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Growing Vulnerability of the Public Switched Networks: Implications for the National Security Emergency Preparedness BOARD ON TELECOMMUNICATIONS AND COMPUTER APPLICATIONS CHARLES W.STEPHENS, Chairman, TRW Electronics & Defense Sector (Retired) JORDAN J.BARUCH, Jordan Baruch Associates, Incorporated DANIEL BELL, Harvard University HERBERT D.BENINGTON, UNISYS Defense Systems CARL J.CONTI, International Business Machines Corporation DAVID J.FARBER, University of Pennsylvania JAMES L.FLANAGAN, AT&T Bell Laboratories ROBERT Y.HUANG, TRW Space Technology Group (Retired) JOHN C.McDONALD, CONTEL Corporation WILLIAM F.MILLER, SRI International ALAN J.PERLIS, Yale University HENRY M.RIVERA, Dow, Lohnes and Albertson ERIC E.SUMNER, AT&T Bell Laboratories GEORGE L.TURIN, University of California at Berkeley KEITH W.UNCAPHER, Corporation for National Research Initiatives and University of Southern California ANDREW J.VITERBI, Qualcomm, Incorporated and University of California at San Diego WILLIS H.WARE, The RAND Corporation Staff JOHN M.RICHARDSON, Director* RICHARD B.MARSTEN, Director** ANTHONY M.FORTE, Senior Staff Officer BENJAMIN J.LEON, Senior Staff Officer BERNARD J.BENNINGTON, Visiting Fellow CARLITA M.PERRY, Administrative Associate KAREN LAUGHLIN, Administrative Coordinator LOIS A.LEAK, Administrative Assistant LINDA JOYNER, Administrative Secretary *   Director from January 1988. **   Director until January 1988.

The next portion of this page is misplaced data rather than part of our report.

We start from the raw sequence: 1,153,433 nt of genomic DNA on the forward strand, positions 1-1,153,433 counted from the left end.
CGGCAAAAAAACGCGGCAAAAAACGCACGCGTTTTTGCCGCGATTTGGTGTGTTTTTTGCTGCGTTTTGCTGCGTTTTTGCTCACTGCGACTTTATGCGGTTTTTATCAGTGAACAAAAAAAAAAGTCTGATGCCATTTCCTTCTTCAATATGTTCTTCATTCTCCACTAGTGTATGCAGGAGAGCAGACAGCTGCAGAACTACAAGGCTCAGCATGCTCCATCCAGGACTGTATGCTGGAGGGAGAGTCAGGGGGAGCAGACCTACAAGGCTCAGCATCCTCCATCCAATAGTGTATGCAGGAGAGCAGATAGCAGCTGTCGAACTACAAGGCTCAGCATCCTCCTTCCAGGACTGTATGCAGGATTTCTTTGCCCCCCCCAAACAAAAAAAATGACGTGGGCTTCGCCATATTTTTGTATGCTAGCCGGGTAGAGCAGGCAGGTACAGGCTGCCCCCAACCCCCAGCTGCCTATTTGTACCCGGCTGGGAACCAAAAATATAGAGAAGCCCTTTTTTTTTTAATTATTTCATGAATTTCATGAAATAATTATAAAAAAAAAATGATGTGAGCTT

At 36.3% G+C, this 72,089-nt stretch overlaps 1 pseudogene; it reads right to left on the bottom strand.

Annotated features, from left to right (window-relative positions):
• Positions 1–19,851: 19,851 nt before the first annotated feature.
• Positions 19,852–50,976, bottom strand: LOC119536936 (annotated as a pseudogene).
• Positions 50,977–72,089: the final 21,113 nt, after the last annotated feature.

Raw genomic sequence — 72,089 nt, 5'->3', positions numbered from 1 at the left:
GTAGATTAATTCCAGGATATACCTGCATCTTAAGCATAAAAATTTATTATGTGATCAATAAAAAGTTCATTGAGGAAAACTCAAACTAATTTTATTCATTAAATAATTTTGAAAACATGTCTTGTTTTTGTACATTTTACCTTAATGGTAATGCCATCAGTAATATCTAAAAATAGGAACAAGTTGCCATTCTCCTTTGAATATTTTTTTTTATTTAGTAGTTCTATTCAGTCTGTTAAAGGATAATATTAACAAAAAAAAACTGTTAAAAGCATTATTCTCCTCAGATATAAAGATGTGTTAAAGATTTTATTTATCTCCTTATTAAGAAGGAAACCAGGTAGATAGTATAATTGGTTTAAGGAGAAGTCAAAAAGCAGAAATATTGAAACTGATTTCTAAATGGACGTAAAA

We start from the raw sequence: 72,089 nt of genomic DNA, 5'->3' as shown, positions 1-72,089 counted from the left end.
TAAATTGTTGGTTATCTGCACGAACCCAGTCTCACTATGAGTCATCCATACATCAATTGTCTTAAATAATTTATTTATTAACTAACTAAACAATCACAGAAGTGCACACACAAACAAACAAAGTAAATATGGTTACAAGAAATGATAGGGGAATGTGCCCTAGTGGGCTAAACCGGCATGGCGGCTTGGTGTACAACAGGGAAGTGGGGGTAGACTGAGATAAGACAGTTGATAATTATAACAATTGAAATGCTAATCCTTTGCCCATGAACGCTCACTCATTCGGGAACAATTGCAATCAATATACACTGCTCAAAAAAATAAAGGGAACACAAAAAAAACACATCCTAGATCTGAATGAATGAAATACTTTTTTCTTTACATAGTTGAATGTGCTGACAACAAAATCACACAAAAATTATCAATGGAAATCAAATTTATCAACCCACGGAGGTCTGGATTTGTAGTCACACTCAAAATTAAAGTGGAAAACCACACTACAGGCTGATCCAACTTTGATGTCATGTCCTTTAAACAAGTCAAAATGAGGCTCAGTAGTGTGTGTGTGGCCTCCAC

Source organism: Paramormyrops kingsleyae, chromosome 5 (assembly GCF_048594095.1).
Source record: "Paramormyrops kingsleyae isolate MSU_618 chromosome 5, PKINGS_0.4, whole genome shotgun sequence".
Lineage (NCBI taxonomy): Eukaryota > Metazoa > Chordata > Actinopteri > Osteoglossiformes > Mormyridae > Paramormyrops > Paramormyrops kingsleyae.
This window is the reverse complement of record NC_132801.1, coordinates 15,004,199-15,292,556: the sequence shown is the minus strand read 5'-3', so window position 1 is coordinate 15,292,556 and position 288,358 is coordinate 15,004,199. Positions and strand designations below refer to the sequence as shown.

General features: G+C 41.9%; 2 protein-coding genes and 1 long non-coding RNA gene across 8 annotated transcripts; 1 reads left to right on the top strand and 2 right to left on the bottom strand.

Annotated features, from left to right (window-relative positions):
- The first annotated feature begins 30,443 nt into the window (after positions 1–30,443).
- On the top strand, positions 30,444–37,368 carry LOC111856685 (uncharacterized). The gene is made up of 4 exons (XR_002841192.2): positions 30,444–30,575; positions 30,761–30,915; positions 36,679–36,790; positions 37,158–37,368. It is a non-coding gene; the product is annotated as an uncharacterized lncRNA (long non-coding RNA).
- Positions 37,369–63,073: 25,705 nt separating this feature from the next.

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Growing Vulnerability of the Public Switched Networks: Implications for the National Security Emergency Preparedness Preface This report concludes a multifaceted study conducted by the National Research Council’s (NRC) Committee on Review of Switching, Synchronization and Network Control in National Security Telecommunications. The committee, established at the request of the Manager, National Communications System (NCS), had its first meeting in November 1986. Phase I of the committee’s work involved evaluating the NCS Nationwide Emergency Telecommunications Service (NETS), which is one of three programs to improve survivability in national security emergency preparedness (NSEP) telecommunications capabilities mandated by presidential order in National Security Decision Directive NSDD-97. NETS, the largest in scope of the programs, is intended to provide survivable switched voice and data communications. The committee worked on an accelerated schedule during this phase, holding meetings every month. They concluded their work with a formal briefing to the NCS Manager and his staff in April 1987. The committee’s interim report, Nationwide Emergency Telecommunications Service for National Security Telecommunications, was published in August 1987 and fulfilled Task 1 of the NCS study requirements. The committee reconvened in September 1987 to address the remaining tasks of reviewing and assessing synchronization, switching, and network control of the public switched network (PSN). The committee found that existing synchronization capabilities are likely